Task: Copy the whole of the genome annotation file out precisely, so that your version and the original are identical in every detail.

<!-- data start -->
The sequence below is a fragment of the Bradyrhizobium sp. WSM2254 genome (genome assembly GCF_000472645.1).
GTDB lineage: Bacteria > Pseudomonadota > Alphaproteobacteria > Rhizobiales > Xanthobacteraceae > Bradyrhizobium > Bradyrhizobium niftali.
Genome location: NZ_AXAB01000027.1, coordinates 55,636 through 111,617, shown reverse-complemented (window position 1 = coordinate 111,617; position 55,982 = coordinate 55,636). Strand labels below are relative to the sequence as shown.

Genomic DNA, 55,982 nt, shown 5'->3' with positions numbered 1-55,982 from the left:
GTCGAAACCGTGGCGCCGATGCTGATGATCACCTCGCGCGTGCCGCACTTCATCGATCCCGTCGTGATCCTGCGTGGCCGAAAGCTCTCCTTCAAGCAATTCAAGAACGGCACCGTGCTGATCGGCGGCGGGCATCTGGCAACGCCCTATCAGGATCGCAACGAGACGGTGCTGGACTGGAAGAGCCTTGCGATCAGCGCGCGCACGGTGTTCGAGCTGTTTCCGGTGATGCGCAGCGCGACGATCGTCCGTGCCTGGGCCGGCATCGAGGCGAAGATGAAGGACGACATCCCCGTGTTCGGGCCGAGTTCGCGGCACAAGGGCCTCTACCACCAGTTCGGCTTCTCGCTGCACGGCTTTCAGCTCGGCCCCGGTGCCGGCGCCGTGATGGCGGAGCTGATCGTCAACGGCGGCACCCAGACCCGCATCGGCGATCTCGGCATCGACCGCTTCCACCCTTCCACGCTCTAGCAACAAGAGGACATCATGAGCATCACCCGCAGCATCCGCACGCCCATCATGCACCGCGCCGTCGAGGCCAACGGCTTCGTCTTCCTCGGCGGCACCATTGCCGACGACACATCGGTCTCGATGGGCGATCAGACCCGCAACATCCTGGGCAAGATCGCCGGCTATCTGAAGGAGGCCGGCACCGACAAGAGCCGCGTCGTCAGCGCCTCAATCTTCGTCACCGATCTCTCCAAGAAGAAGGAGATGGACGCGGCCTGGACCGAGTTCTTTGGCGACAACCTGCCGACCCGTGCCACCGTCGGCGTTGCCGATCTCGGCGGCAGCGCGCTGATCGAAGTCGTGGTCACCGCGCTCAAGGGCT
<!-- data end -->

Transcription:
The sequence below is a fragment of the Bradyrhizobium sp. WSM2254 genome (genome assembly GCF_000472645.1).
GTDB lineage: Bacteria > Pseudomonadota > Alphaproteobacteria > Rhizobiales > Xanthobacteraceae > Bradyrhizobium > Bradyrhizobium niftali.
Genome location: NZ_AXAB01000027.1, coordinates 55,636 through 111,617, shown reverse-complemented (window position 1 = coordinate 111,617; position 55,982 = coordinate 55,636). Strand labels below are relative to the sequence as shown.

Genomic DNA, 55,982 nt, shown 5'->3' with positions numbered 1-55,982 from the left:
GTCGAAACCGTGGCGCCGATGCTGATGATCACCTCGCGCGTGCCGCACTTCATCGATCCCGTCGTGATCCTGCGTGGCCGAAAGCTCTCCTTCAAGCAATTCAAGAACGGCACCGTGCTGATCGGCGGCGGGCATCTGGCAACGCCCTATCAGGATCGCAACGAGACGGTGCTGGACTGGAAGAGCCTTGCGATCAGCGCGCGCACGGTGTTCGAGCTGTTTCCGGTGATGCGCAGCGCGACGATCGTCCGTGCCTGGGCCGGCATCGAGGCGAAGATGAAGGACGACATCCCCGTGTTCGGGCCGAGTTCGCGGCACAAGGGCCTCTACCACCAGTTCGGCTTCTCGCTGCACGGCTTTCAGCTCGGCCCCGGTGCCGGCGCCGTGATGGCGGAGCTGATCGTCAACGGCGGCACCCAGACCCGCATCGGCGATCTCGGCATCGACCGCTTCCACCCTTCCACGCTCTAGCAACAAGAGGACATCATGAGCATCACCCGCAGCATCCGCACGCCCATCATGCACCGCGCCGTCGAGGCCAACGGCTTCGTCTTCCTCGGCGGCACCATTGCCGACGACACATCGGTCTCGATGGGCGATCAGACCCGCAACATCCTGGGCAAGATCGCCGGCTATCTGAAGGAGGCCGGCACCGACAAGAGCCGCGTCGTCAGCGCCTCAATCTTCGTCACCGATCTCTCCAAGAAGAAGGAGATGGACGCGGCCTGGACCGAGTTCTTTGGCGACAACCTGCCGACCCGTGCCACCGTCGGCGTTGCCGATCTCGGCGGCAGCGCGCTGATCGAAGTCGTGGTCACCGCGCTCAAGGGCT